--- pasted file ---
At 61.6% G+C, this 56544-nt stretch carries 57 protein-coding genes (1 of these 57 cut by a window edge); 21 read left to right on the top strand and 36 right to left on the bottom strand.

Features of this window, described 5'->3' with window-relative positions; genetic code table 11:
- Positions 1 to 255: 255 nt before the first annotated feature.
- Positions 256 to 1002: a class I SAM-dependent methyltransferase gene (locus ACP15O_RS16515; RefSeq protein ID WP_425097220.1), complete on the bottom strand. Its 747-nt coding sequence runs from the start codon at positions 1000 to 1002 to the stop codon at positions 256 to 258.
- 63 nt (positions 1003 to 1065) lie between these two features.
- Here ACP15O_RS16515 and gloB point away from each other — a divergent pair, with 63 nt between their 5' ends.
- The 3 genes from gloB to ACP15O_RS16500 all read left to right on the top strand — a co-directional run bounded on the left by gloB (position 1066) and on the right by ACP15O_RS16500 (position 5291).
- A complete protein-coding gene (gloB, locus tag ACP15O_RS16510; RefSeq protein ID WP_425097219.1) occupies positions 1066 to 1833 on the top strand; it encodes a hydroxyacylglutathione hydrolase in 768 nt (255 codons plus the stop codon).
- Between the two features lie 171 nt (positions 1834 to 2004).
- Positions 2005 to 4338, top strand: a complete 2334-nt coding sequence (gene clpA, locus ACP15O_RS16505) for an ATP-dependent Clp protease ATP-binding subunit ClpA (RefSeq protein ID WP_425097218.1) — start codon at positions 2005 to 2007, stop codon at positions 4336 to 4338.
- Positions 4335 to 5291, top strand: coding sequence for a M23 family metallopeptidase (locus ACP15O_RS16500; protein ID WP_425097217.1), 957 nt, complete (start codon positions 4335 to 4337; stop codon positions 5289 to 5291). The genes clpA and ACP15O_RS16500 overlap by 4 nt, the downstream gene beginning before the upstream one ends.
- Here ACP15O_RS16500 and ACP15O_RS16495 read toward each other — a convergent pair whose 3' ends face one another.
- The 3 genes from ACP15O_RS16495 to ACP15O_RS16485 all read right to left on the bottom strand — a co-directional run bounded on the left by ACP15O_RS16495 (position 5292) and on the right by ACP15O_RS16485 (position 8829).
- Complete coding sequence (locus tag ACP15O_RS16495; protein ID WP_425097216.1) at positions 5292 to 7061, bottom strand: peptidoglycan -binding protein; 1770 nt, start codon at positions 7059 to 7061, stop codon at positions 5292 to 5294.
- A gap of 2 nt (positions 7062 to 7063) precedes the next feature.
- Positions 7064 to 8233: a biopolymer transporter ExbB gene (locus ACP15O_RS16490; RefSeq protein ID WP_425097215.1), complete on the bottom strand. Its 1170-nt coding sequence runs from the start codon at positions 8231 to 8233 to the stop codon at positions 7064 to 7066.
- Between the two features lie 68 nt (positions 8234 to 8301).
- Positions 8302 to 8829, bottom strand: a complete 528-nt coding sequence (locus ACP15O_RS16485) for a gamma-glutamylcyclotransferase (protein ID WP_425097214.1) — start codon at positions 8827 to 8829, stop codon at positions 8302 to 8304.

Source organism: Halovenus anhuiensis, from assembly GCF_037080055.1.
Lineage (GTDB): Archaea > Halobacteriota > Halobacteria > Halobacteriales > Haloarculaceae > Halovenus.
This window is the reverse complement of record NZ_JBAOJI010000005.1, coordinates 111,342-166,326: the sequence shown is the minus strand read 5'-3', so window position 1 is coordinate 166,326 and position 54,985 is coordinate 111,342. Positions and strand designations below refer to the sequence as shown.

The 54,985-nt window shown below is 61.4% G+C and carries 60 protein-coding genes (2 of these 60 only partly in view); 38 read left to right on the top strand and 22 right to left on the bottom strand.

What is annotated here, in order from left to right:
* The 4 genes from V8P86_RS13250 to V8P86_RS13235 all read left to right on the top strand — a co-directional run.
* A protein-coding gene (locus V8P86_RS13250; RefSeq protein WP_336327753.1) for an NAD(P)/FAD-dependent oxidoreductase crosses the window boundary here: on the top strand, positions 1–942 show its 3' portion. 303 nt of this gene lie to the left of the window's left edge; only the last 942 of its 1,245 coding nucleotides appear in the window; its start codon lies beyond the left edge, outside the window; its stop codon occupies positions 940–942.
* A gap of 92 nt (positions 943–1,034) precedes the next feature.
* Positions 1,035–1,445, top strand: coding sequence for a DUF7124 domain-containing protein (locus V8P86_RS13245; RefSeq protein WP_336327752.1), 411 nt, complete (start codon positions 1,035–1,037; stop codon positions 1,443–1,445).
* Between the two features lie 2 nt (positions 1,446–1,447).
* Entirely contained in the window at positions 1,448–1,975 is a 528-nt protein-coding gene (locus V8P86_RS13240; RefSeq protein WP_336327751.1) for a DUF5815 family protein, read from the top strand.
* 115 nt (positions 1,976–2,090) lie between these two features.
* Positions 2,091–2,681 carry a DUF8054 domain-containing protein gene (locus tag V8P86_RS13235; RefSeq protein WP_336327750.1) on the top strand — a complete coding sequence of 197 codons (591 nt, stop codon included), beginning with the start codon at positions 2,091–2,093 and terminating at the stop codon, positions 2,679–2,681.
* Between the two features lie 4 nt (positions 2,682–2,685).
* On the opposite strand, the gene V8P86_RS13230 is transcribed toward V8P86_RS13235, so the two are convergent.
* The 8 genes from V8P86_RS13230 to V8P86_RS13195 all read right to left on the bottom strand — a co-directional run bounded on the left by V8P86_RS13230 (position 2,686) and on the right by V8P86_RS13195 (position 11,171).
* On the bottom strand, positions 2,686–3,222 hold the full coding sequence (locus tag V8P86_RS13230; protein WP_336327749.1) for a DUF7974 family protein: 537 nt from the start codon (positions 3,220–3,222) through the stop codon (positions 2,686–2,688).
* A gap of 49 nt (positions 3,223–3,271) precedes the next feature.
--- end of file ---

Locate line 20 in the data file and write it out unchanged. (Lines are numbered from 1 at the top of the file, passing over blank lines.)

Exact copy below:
Lineage (GTDB): Archaea > Halobacteriota > Halobacteria > Halobacteriales > Haloarculaceae > Halovenus.